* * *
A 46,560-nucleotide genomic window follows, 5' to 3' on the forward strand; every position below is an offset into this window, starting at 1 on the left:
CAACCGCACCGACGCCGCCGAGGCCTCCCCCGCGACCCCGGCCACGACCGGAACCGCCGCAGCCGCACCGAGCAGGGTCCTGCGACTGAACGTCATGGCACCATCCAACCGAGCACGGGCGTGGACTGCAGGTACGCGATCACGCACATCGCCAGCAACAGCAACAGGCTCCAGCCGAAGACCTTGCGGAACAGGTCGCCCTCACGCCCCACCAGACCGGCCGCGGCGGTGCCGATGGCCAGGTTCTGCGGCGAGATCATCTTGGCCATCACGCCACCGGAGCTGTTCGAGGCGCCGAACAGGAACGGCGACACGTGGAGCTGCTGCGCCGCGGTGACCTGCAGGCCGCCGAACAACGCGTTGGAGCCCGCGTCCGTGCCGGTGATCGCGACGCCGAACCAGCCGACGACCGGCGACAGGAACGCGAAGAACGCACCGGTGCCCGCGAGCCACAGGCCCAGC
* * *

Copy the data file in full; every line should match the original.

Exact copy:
A 46,560-nucleotide genomic window follows, 5' to 3' on the forward strand; every position below is an offset into this window, starting at 1 on the left:
CAACCGCACCGACGCCGCCGAGGCCTCCCCCGCGACCCCGGCCACGACCGGAACCGCCGCAGCCGCACCGAGCAGGGTCCTGCGACTGAACGTCATGGCACCATCCAACCGAGCACGGGCGTGGACTGCAGGTACGCGATCACGCACATCGCCAGCAACAGCAACAGGCTCCAGCCGAAGACCTTGCGGAACAGGTCGCCCTCACGCCCCACCAGACCGGCCGCGGCGGTGCCGATGGCCAGGTTCTGCGGCGAGATCATCTTGGCCATCACGCCACCGGAGCTGTTCGAGGCGCCGAACAGGAACGGCGACACGTGGAGCTGCTGCGCCGCGGTGACCTGCAGGCCGCCGAACAACGCGTTGGAGCCCGCGTCCGTGCCGGTGATCGCGACGCCGAACCAGCCGACGACCGGCGACAGGAACGCGAAGAACGCACCGGTGCCCGCGAGCCACAGGCCCAGC